In the present work we have studied a specific late 3nd-instar larval b-esterase in several Drosophila species of Repleta group. This enzyme, named larval esterase (EST-L), seems to be related to another b-esterase present throughout the life cicle of this insect (EST-8). The purpose of this work was to characterize this specific late 3nd-instar larval esterase in six species of Repleta group, belonging to the mulleri cluster (Drosophila mulleri, D. aldrichi and D. wheeleri) and to the mojavensis cluster (D. mojavenvis, D. arizonae and D. navojoa) of the mulleri complex, as well as in hybrid larvae obtained from mass crosses involving some of these species, and to compare our results with those found in the literature, which indicate that EST-L and EST-8 originated by a tandem genic duplication event with later specialization. We tried to establish biochemical and genetic differences, possible regulatory mechanisms, and physiologic roles of EST-L and EST-8 in this species, that could confirm the above hypothesis. Late third instar larvae were collected directly from the culture medium and were used in electrophoretic analysis on polyacrylamide slab gels. The identification of the esterase bands was achieved using a and b-naphtyl acetates as substrates. Malathion, eserine sulfate, copper sulfate, iodoacetamide, PMSF (a specific serino-protease inhibitor) and E-64 (a diagnostic cysteine-protease inhibitor) were used as specific inhibitors for these enzymes at 1 mM concentration in the presoak and staining procedure, except for E-64 that was used at 5 mM concentration. The isoelectric points of EST-L and EST-8 were determined on 10% polyacrylamide gel containing 5% ampholyte mixture, forming a pH gradient between 6.0 and 8.0. Esterase molecular weights were determined by a non-denaturating method using different gel concentrations. The hybrids were obtained through mass crosses in population boxes, using 200 couples. Five of six species presented homozygous pattern for EST-L, being visualized as one band on the gel. Polymorphism at the EST-L locus was found only in D. navojoa. A slow band pattern (EST-LS) or a fast one (EST-LF) was presented by homozygotes, whereas the heterozygotes showed a three-band pattern. This was also observed for EST-8 locus in this species and in D. mulleri, indicating a dimeric structure for these enzymes. An EST-L/EST-8 interlocus heterodimer was observed in D. mojavensis, D. arizonae and D. navojoa. All species presented the same inhibition behavior for EST-L and EST-8, being the first enzyme inhibited by PMSF, and the second by malathion. Both enzymes showed no sensitivity to the other inhibitors tested. In respect to pI, all species showed values for EST-L and for EST-8 between 6.0 and 7.0. The three mulleri cluster species presented the highest pI values for EST-L (D. mulleri, 6.88; D. wheeleri, 6.59; D. aldrichi, 6.55), while the three mojavensis cluster species presented the lowest ones (D. arizonae, 6.53; D. mojavensis, 6.38; D. navojoa, 6.37). These isoelectric point values differ from those found in literature for the majority of D. melanogaster esterases. Molecular weight estimation based on nondenaturating conditions gave results in the range between 85.000 and 95.000 daltons for both enzymes in all species, with the exception of D. mulleri EST-8 (molecular weight = 99.000 daltons). These values are in agreement with the literature data obtained by molecular filtration for homologous enzymes in D. mojavensis. With regard to the interspecific crosses, asymmetric isolation occurred in the crosses between D. mulleri and D. mojavensis and between D. navojoa and D. mojavensis. In both crosses hybrid larvae were obtained only in the direction involving D. mulleri or D. navojoa females and D. mojavensis males. In the crosses between D. navojoa and D. arizonae, and D. navojoa and D. mulleri, hybrids were produced in both directions. All hybrid larvae presented a three-band pattern for EST-L and for EST-8, with exception of the crosses involving D. navojoa and D. arizonae, in which a broad band was observed, probably a composition of the parent bands and the intermediary hybrid one. It was observed that some hybrid larvae presented no activity for EST-8, a probable consequence of the interspecific condition of these larvae. The esterase pattern found in hybrid larvae has confirmed the quaternary structure of both enzymes as dimers. Our results, as a whole, support the hypothesis that the larval and esterase-8 are really codified by two independent loci. They probably arose by a gene duplication event as old as the Repleta group, as the majority of the species of this group presents both enzymes. EST-L inhibition by PMSF and EST-8 by malathion indicates that an important serine residue is present in the active center of both enzymes.Esterases that have a serine in their active center are classified as serino-esterases. Among the serino-esterases several enzymes with quite different catalytic properties can be found including carboxylesterases, juvenile hormone esterases, lipases, cholinesterases, cholesterol esterases and lisophospholipases. EST-8 inhibition by malathion, an organophosphate, suggests that this enzyme belongs to the carboxylesterase class. EST-L, on the other hand, was not affected by any diagnostic inhibitor tested, and probably belongs to the acetylesterase class. Data in literature show that all D. melanogaster acetylesterases were inhibited by OTFP, a specific inhibitor of lepidopteran juvenile hormone esterase, suggesting the participation of these enzymes in hormone degradation in this species. EST-L could have the juvenile hormone esterase function in species of the Repleta group, since it is an acetylesterase expressed just at the end of the larval phase, period in which the larva-pupa transformations begin. However, we cannot rule out the possibility that EST-L could be a serino-protease displaying some proteolytic activity during the larva-pupa convertion process, as indicated by PMSF inhibition.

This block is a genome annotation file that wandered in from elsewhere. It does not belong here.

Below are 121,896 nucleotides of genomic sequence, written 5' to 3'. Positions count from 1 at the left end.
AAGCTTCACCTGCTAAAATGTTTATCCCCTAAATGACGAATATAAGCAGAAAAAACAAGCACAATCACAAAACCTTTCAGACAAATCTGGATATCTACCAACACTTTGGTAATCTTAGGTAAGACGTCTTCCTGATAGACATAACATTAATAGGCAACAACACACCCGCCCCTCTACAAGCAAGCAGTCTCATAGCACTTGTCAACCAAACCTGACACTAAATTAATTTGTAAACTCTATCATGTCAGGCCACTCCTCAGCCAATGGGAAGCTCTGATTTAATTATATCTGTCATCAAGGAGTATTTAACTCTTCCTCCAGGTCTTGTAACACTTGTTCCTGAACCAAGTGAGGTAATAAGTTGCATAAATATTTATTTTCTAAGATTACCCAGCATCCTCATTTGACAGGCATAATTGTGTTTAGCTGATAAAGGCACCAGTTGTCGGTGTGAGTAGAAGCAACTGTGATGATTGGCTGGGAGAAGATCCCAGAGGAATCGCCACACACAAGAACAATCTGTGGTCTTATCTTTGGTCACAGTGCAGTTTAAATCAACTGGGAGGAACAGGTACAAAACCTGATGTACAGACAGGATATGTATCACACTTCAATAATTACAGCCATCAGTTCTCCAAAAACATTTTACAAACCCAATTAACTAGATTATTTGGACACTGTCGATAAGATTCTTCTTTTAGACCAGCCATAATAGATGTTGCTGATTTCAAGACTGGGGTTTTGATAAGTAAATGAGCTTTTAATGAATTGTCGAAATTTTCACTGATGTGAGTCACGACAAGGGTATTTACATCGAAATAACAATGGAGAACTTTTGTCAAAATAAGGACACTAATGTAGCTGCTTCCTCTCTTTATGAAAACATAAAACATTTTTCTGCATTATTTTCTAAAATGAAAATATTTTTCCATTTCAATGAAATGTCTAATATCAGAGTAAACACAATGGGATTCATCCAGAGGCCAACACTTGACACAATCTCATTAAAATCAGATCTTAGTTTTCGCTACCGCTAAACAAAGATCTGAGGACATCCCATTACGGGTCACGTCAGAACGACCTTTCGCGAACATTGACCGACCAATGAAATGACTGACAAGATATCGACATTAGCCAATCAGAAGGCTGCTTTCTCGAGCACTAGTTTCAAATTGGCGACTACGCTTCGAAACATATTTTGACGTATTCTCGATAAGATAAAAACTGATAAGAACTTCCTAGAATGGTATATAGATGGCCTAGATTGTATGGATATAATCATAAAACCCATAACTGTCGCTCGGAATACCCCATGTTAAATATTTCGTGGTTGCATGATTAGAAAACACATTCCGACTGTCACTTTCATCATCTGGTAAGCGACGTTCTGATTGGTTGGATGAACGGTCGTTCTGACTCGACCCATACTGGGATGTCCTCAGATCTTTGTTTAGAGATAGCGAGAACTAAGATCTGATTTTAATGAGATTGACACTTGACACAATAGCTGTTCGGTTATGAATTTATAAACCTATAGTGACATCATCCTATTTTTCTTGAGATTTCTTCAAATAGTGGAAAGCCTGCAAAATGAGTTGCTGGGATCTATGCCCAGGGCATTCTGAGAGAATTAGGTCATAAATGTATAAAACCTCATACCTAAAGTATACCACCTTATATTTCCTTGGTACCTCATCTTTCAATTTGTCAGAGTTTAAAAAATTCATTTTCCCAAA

Research supported by CNPq.